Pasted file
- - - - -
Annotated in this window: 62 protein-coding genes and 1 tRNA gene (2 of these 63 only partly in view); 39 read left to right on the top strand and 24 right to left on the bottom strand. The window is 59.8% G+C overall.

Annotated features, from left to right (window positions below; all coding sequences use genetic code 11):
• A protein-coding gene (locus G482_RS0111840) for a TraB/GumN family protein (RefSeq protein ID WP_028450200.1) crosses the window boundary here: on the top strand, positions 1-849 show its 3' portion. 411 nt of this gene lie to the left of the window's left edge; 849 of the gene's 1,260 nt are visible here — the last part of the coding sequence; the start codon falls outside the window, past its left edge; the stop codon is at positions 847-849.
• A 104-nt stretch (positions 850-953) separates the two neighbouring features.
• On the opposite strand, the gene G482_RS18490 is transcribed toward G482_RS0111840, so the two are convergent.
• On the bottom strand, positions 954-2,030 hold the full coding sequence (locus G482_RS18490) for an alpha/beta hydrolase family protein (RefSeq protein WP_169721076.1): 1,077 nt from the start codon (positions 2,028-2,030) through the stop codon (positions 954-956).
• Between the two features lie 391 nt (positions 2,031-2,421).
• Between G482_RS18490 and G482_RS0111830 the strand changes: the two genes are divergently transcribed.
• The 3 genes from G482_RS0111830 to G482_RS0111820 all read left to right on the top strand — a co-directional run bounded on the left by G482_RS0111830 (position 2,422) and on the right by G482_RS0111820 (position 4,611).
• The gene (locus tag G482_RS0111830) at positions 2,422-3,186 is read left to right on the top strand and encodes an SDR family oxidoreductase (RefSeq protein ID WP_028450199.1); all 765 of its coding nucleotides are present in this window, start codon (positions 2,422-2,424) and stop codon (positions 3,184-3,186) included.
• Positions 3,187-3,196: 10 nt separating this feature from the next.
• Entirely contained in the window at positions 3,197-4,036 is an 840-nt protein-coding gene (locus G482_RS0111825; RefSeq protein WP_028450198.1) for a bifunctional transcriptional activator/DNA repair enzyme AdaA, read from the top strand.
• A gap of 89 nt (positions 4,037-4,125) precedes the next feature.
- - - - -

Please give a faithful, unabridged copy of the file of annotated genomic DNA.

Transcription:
Annotated in this window: 62 protein-coding genes and 1 tRNA gene (2 of these 63 only partly in view); 39 read left to right on the top strand and 24 right to left on the bottom strand. The window is 59.8% G+C overall.

Annotated features, from left to right (window positions below; all coding sequences use genetic code 11):
• A protein-coding gene (locus G482_RS0111840) for a TraB/GumN family protein (RefSeq protein ID WP_028450200.1) crosses the window boundary here: on the top strand, positions 1-849 show its 3' portion. 411 nt of this gene lie to the left of the window's left edge; 849 of the gene's 1,260 nt are visible here — the last part of the coding sequence; the start codon falls outside the window, past its left edge; the stop codon is at positions 847-849.
• A 104-nt stretch (positions 850-953) separates the two neighbouring features.
• On the opposite strand, the gene G482_RS18490 is transcribed toward G482_RS0111840, so the two are convergent.
• On the bottom strand, positions 954-2,030 hold the full coding sequence (locus G482_RS18490) for an alpha/beta hydrolase family protein (RefSeq protein WP_169721076.1): 1,077 nt from the start codon (positions 2,028-2,030) through the stop codon (positions 954-956).
• Between the two features lie 391 nt (positions 2,031-2,421).
• Between G482_RS18490 and G482_RS0111830 the strand changes: the two genes are divergently transcribed.
• The 3 genes from G482_RS0111830 to G482_RS0111820 all read left to right on the top strand — a co-directional run bounded on the left by G482_RS0111830 (position 2,422) and on the right by G482_RS0111820 (position 4,611).
• The gene (locus tag G482_RS0111830) at positions 2,422-3,186 is read left to right on the top strand and encodes an SDR family oxidoreductase (RefSeq protein ID WP_028450199.1); all 765 of its coding nucleotides are present in this window, start codon (positions 2,422-2,424) and stop codon (positions 3,184-3,186) included.
• Positions 3,187-3,196: 10 nt separating this feature from the next.
• Entirely contained in the window at positions 3,197-4,036 is an 840-nt protein-coding gene (locus G482_RS0111825; RefSeq protein WP_028450198.1) for a bifunctional transcriptional activator/DNA repair enzyme AdaA, read from the top strand.
• A gap of 89 nt (positions 4,037-4,125) precedes the next feature.